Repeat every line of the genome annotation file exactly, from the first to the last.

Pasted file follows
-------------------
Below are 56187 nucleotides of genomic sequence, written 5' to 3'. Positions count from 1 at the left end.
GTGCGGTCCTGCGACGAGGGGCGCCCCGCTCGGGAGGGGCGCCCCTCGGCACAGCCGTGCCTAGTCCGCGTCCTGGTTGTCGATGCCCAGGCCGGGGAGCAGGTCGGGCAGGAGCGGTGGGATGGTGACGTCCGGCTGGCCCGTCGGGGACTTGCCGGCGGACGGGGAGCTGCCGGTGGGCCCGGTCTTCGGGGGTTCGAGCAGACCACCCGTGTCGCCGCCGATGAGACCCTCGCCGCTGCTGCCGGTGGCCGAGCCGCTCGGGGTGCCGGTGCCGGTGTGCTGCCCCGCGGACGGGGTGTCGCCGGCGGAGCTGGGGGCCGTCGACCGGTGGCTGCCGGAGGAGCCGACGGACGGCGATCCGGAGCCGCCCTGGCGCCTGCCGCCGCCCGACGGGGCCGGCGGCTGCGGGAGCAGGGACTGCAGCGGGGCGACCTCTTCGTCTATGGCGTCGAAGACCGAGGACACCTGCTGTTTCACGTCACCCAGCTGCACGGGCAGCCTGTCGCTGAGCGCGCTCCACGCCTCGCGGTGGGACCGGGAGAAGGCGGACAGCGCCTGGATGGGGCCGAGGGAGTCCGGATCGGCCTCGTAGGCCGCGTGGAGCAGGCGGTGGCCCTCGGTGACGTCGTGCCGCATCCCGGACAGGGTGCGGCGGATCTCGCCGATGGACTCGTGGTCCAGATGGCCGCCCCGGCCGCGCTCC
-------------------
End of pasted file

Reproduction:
Below are 56187 nucleotides of genomic sequence, written 5' to 3'. Positions count from 1 at the left end.
GTGCGGTCCTGCGACGAGGGGCGCCCCGCTCGGGAGGGGCGCCCCTCGGCACAGCCGTGCCTAGTCCGCGTCCTGGTTGTCGATGCCCAGGCCGGGGAGCAGGTCGGGCAGGAGCGGTGGGATGGTGACGTCCGGCTGGCCCGTCGGGGACTTGCCGGCGGACGGGGAGCTGCCGGTGGGCCCGGTCTTCGGGGGTTCGAGCAGACCACCCGTGTCGCCGCCGATGAGACCCTCGCCGCTGCTGCCGGTGGCCGAGCCGCTCGGGGTGCCGGTGCCGGTGTGCTGCCCCGCGGACGGGGTGTCGCCGGCGGAGCTGGGGGCCGTCGACCGGTGGCTGCCGGAGGAGCCGACGGACGGCGATCCGGAGCCGCCCTGGCGCCTGCCGCCGCCCGACGGGGCCGGCGGCTGCGGGAGCAGGGACTGCAGCGGGGCGACCTCTTCGTCTATGGCGTCGAAGACCGAGGACACCTGCTGTTTCACGTCACCCAGCTGCACGGGCAGCCTGTCGCTGAGCGCGCTCCACGCCTCGCGGTGGGACCGGGAGAAGGCGGACAGCGCCTGGATGGGGCCGAGGGAGTCCGGATCGGCCTCGTAGGCCGCGTGGAGCAGGCGGTGGCCCTCGGTGACGTCGTGCCGCATCCCGGACAGGGTGCGGCGGATCTCGCCGATGGACTCGTGGTCCAGATGGCCGCCCCGGCCGCGCTCC